Obama's hidden message on fixing finance: It's not important
President Barack Obama's speech across the street from the New York Stock Exchange this afternoon sent a blazing -- but unintended -- message: fixing what ails Wall Street is not that important.
While Obama wants to withdraw Washington's support for Wall Street and urges Congress to pass his package of financial reforms, he's doing it almost as an after-thought to what is far more important to him -- reforming health care.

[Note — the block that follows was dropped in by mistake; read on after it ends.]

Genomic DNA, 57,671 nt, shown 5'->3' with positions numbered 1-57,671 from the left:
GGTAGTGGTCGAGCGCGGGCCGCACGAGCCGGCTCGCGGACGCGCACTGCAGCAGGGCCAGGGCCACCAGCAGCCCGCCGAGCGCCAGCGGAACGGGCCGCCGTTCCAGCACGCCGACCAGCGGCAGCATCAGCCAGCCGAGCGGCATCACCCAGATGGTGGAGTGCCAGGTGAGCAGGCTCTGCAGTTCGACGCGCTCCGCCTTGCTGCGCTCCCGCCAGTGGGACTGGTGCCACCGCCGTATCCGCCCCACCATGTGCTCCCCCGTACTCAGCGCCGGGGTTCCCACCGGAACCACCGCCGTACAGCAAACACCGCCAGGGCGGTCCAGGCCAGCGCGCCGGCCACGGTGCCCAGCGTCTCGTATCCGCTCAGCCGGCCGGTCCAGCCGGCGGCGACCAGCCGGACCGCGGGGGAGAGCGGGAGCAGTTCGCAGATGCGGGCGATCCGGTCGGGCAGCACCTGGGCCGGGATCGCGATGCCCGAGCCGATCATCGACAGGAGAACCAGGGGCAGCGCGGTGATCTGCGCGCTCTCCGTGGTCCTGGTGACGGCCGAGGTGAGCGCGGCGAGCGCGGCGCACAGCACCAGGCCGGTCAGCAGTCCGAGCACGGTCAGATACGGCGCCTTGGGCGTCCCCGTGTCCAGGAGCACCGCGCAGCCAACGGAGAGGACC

Today's speech was a day short of a year since Lehman Brothers' $693 billion bankruptcy. And if it were not for that near-anniversary, it would have been far better for Obama to have given that speech after his health care push had yielded a signed bill. To be fair, his defense of the actions that pulled the financial world back from the brink was both effective and timely.